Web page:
Note: Check state/provincial and local regulations for the most up-to-date information regarding permits for control methods. Follow all label instructions.

References: (click for full references)

Aerts, R. and H. De Caluwe. 1997. Nutritional and plant-mediated controls on leaf litter decomposition of Carex species. Ecology 78(1):244—260.

Aerts, R., and H. de Caluwe. 1995. Interspecific and intraspecific difference in shoot and leaf lifespan of four Carex species which differ in maximum dry matter production. Oecologia 102(4): 467—477.

Aerts, R. and H. De Caluwe. 1994. Nitrogen use efficiency of Carex species in relation to nitrogen supply. Ecology 75(8):2362—2372.

Catling, P.M. 2005. New "top of the list" invasive plants of natural habitats in Canada. Botanical Electronic News 345: 1—5.  Available Accessed 2011.

Catling, P.M., and B. Kostiuk. 2003. Carex acutiformis dominance of a cryptic invasive sedge at Ottawa. Botanical Electronic News 315: 1—6.  Available Acessed 2011.

Cayouette, J. and P.M. Catling. 1992. Hybridization in the Genus Carex with special reference to North America. Botanical Review 58(4): 351—438.

Curran, W.S., D.D. Lingenfelter, and L. Garling. 2009. Conservation Tillage Series: An introduction to weed management for conservation tillage systems. Pennsylvania State University, College of Agricultural Sciences: Agricultural Reserach and Cooperative Extension University Park, PA. 8 pp.

Flora of North America.  2008.

Hirose, T., M.J.A. Werger, and J.W.A. van Rheenen. 1989. Canopy development and leaf nitrogen distribution in a stand of Carex acutiformis. Ecology 70(6):1610—1618.

Konings, H., J.T.A. Verhoeven, and R. De Groot. 1992. Growth characteristics and seasonal allocation patterns of biomass and nutrients in Carex species growing in floating fens. Plant and Soil 147:183—196.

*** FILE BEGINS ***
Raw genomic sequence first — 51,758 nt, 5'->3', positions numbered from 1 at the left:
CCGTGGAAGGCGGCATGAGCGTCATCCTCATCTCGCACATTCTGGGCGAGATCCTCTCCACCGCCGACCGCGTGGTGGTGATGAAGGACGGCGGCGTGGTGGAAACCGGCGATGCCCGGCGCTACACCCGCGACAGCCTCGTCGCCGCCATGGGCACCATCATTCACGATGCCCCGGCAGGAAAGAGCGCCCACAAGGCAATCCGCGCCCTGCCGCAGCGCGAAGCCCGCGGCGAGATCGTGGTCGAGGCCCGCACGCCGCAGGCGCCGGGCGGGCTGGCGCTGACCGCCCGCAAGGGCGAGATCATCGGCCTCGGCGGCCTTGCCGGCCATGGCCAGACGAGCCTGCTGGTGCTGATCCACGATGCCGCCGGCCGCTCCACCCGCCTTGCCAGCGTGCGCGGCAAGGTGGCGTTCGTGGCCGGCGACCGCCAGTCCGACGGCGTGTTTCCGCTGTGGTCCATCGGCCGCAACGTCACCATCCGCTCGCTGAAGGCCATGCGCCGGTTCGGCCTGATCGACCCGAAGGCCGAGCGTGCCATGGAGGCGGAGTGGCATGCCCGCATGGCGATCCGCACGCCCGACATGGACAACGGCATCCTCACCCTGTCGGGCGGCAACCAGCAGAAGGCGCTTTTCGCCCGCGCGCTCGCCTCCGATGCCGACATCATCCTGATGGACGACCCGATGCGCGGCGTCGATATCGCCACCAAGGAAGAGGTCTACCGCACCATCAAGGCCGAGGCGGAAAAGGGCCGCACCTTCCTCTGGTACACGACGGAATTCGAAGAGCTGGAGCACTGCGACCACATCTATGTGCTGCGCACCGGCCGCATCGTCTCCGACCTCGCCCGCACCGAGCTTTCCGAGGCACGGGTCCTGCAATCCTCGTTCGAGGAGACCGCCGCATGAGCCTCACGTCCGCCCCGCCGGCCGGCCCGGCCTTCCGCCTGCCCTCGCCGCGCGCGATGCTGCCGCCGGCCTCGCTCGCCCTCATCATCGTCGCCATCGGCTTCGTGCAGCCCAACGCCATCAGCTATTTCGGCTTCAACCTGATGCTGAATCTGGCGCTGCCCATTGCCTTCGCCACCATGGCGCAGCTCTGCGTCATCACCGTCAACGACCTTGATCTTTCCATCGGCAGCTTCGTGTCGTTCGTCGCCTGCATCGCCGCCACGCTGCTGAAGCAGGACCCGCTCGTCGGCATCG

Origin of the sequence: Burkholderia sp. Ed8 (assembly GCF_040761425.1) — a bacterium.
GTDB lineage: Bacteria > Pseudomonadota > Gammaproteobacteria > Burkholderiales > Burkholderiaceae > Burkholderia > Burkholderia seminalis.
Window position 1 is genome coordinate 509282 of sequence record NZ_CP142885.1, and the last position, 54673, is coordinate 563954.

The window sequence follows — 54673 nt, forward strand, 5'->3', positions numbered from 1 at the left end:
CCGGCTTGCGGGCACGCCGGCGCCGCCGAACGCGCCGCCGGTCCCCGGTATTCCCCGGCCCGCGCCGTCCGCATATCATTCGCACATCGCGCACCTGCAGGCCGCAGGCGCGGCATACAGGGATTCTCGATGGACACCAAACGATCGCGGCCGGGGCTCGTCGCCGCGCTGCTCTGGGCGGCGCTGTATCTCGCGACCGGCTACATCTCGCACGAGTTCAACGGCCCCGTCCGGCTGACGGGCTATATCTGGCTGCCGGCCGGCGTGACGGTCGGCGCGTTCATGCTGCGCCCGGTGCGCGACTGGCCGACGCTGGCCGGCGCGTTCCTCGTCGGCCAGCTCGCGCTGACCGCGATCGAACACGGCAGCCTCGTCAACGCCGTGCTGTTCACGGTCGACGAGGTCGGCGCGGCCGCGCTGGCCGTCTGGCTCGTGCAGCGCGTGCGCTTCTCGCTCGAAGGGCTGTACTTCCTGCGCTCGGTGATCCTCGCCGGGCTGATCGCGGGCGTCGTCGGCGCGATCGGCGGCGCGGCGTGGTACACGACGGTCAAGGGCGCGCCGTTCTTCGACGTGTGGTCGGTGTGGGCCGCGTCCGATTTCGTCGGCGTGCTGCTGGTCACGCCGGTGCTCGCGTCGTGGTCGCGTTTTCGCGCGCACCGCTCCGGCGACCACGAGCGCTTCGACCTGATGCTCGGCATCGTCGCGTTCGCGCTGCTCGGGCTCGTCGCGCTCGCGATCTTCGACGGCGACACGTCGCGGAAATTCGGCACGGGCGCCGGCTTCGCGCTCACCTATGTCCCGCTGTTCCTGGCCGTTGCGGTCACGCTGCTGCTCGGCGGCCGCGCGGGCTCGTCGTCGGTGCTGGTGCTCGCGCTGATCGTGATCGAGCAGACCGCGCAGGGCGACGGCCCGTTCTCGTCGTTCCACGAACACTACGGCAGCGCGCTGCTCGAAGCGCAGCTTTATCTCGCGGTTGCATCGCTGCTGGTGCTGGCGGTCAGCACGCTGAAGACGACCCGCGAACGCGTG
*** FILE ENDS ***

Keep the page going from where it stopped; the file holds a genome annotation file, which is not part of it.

Konings, H., E. Koot, and T. Tijman-de Wolf. 1989. Growth characteristics, nutrient allocation and photosynthesis of Carex species from floating fens. Oecologia 80: 111—121.

Lawniczak, A.E., J. Zbierska, A. Choinski, and W. Szczepaniak. 2010. Response of emergent macrophytes to hydrological changes in a shallow lake, with special reference to nutrient cycling. Hydrobiologia 656: 243—254.

Reznicek, A. - University of Michigan, Ann Arbor, MI.

Schieving, F., T.L. Pons, M.J.A. Werger, and T. Hirose. 1992. The vertical distribution of nitrogen and photosynthetic activity at different plant densities in Carex acutiformis. Plant and Soil 14:9—17.

Schütz, W. 1998. Seed dormancy cycles and germination phonologies in sedges (Carex) from various habitats. Wetlands 18(2):288—297.

U.S. Army Corps of Engineers (USACE). 2011a. Aquatic herbicides. 8 pp.

U.S. Army Corps of Engineers (USACE). 2011b. Manual harvest and mechanical control methods. 9 pp.

Verhoeven, J.T.A. and H.H.M. Arts. 1992. Carex litter decomposition and nutrient release in mires with different water chemistry. Aquatic Botany 43:365—377.

Vymazal, J. 2011. Plants used in constructed wetlands with horizontal subsurface flow: a review. Hydrobiologia 674: 133—156.

Vymazal, J., and L. Kröpfelová 2008. Wastewater treatment in constructed wetlands with horizontal sub-surface flow: environmental pollution. Volume 14. Springer Science. Ch. 6.


Author: Cao, L., J. Larson, L. Berent, and A. Fusaro

Contributing Agencies:

Revision Date: 6/15/2012

Citation for this information:
Cao, L., J. Larson, L. Berent, and A. Fusaro, 2020, Carex acutiformis Ehrh.: U.S. Geological Survey, Nonindigenous Aquatic Species Database, Gainesville, FL, and NOAA Great Lakes Aquatic Nonindigenous Species Information System, Ann Arbor, MI,, Revision Date: 6/15/2012, Access Date: 2/27/2020

This information is preliminary or provisional and is subject to revision. It is being provided to meet the need for timely best science. The information has not received final approval by the U.S. Geological Survey (USGS) and is provided on the condition that neither the USGS nor the U.S. Government shall be held liable for any damages resulting from the authorized or unauthorized use of the information.